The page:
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Bottom Fishing Stocks India Crash 65% in March

05 August 20225 mins read by Angel One
Bottom Fishing Stocks India Crash 65% in March
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Pandemics have been known to wreak havoc on the stock markets and the current COVID-19 pandemic is not different. Stock markets across the world have been in turmoil as the rapidly spreading novel coronavirus ravages economies. To slow the spread of the infectious disease, governments have resorted to widespread lockdowns, which has severely affected economic activity. Investors have lost trillions of dollars in the resulting stock market meltdown.

Stock markets crash due to massive sell-off by fearful investors, but it also opens up a window of opportunity for many investors. The share price of many companies falls to a level where the stock becomes undervalued. It provides an opportunity to promoters to buy the shares of their own companies at undervalued rates. Many promoters in India have turned to bottom fishing in a down market. Sudden and severe stock market declines provide the best opportunity for bottom fishing, which is being utilised by Indian promoters.

For instance, Sameer Gehlaut, promoter of Indiabulls Housing Finance, recently bought 24 lakh shares of the company at Rs 96.33 per share. The shares of Indiabulls Housing Finance tumbled 65% in March, providing the promoter with an excellent opportunity to buy cheap.  Gehlaut is not alone, but before moving on to others, let us understand bottom fishing in a down stock market by promoters and the scale of the crash that led to it.

The Crash

Indian stock markets were relatively immune to the impact of the disease that started spreading in January. But as the number of cases started climbing in India, domestic as well as foreign investors became fearful. Both the benchmark indices—NSE Nifty 50 and BSE Sensex—declined over 23% each in  March, making it the worst March in history. Investors cumulatively lost Rs 30 lakh crore in the month. The benchmark indices are constituted of the largest companies in the country, which are relatively in a better position to the weather the storm. Smaller companies are more prone to the economic slowdown that will follow the lockdown. The sentiment was reflected in the broader market as 43 stocks in BSE 500 crashed over 50% in March. The meltdown was severe and swift, and it opened up an opportunity for bottom fishing in a down market. But what exactly is bottom fishing?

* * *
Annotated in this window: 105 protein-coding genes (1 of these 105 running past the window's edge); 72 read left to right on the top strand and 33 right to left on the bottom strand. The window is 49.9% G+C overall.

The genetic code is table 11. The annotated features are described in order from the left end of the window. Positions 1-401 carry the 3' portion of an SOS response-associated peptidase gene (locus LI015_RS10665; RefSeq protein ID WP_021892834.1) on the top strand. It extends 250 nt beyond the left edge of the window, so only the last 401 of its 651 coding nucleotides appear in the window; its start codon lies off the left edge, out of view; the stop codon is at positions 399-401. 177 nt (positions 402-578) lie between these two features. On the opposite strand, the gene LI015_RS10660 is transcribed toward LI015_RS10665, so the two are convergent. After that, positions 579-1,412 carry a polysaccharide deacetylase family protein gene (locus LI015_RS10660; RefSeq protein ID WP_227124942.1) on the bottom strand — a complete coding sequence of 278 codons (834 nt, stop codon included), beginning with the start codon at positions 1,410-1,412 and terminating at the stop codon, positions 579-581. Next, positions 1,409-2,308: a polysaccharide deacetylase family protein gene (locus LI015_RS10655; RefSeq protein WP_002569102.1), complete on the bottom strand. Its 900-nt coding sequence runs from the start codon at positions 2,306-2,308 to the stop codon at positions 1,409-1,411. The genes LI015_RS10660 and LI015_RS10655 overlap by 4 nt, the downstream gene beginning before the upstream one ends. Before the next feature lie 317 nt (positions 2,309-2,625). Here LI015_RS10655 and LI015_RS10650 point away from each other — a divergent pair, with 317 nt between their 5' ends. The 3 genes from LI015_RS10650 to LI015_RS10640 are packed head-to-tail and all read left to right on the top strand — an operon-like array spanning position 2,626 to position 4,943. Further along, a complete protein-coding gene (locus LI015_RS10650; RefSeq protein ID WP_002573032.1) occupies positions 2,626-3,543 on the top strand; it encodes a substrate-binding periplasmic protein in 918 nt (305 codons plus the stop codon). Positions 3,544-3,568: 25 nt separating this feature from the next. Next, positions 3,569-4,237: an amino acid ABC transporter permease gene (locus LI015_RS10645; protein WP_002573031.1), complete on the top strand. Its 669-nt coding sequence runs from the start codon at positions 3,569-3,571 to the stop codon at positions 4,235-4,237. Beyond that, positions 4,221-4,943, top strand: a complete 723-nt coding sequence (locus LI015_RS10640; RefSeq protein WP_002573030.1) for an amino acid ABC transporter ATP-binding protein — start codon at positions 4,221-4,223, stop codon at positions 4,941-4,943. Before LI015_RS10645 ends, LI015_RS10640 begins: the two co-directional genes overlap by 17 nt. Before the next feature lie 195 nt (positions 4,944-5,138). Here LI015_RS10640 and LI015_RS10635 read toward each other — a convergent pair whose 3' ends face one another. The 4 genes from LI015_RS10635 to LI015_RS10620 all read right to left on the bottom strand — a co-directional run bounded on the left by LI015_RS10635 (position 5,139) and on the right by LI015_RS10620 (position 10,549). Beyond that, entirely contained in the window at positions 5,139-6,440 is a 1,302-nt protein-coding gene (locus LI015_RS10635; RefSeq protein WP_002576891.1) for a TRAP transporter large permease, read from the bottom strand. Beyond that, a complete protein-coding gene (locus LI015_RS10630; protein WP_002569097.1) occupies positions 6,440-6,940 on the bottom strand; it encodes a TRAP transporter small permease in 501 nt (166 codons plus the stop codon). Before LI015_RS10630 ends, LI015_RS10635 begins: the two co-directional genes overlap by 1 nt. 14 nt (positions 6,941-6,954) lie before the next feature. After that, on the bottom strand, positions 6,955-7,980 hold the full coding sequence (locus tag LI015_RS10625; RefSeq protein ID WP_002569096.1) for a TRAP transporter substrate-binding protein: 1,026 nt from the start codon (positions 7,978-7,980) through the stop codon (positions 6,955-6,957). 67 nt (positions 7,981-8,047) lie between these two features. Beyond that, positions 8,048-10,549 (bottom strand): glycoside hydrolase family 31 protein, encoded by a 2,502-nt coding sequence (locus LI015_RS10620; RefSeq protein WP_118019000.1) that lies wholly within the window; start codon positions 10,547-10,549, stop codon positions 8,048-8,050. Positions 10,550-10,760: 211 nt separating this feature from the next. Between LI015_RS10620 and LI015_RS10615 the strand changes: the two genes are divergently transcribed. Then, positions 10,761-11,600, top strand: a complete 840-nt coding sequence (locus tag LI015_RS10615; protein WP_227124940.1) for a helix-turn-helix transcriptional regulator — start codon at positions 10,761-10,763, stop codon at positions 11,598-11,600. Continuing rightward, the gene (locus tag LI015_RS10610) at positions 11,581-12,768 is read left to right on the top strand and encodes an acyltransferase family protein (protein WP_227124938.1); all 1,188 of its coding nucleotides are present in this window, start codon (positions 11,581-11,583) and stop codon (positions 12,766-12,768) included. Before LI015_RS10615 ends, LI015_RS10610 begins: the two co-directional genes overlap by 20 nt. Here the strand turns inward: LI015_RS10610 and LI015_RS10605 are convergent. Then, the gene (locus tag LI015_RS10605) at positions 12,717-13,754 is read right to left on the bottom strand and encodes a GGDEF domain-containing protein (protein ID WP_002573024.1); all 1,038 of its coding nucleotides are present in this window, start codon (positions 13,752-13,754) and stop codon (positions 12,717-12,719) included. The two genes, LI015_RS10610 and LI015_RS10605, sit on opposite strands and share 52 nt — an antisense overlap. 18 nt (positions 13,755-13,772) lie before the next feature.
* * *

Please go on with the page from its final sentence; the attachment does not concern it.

Bottom fishing simply refers to the strategy of buying undervalued assets with the aim to gain from the investment when prices normalise. It is a value investing technique that works on the assumption that the low price of a particular stock is temporary and would rise in the long-term. Promoters across the board have been bottom fishing during the current market crash.

Bottom Fishing in India

Promoters of companies ranging from information technology and automobiles to infrastructure and agri-business have been buying up their companies’ shares. Besides some of the biggest companies in India, promoters of over 200 small and mid-cap companies have bought back shares from the open market. Some of the prominent names have been Tata, Bajaj, Suzuki Corporation, Godrej, L&T and Indiabulls. Tata Sons, the holding company of Tata companies, bought shares of Tata Chemicals, Tata Steel, Indian Hotels and Tata Motors.

Similarly, Suzuki Motor Corporation bought Maruti Suzuki shares worth Rs 135 crore, while the Bajaj family bought Bajaj Auto shares worth Rs 91 crore. A clear trend of bottom fishing in a down stock market by promoters was witnessed in the IT sector. Promoters of mid-tier IT companies lapped up shares after a substantial decline in the share price. L&T group hiked its shareholding in Mindtree by 0.4% by buying shares worth Rs 58 crore. Zensar Technologies’ promoter RPG Group and Mphasis’ promoter Blackstone too raised their stake in their respective companies.

Many promoters bought a stake in their companies, but how does bottom fishing in stock market crash help?

Buying low and selling high is at the core of bottom fishing. However, the objective of bottom fishing by promoters is slightly different from a regular investor. Promoters buying shares of their own company when the market is falling sends a signal of confidence to the larger investor community. To generate gains from an undervalued asset, you will first have to correctly value the asset. As an outside investor, sometimes it is difficult to get a clear picture of valuations.

Promoters have the best view of a company’s capabilities. So, if a promoter buys his/her companies’ shares, it tells other investors that promoters are confident of the company doing well in the future. For promoters, bottom fishing is an opportunity to increase its stake at attractive prices. Bottom fishing also helps in stabilising the share price to an extent on a turbulent market.


It is relatively easy for promoters to buy shares during a stock market crash as they have the best knowledge of a company’s intrinsic value. Promoters increasing stake in their company sends a positive signal, but should not be trusted always. It is better to conduct your own research and arrive at the right valuations of a company.

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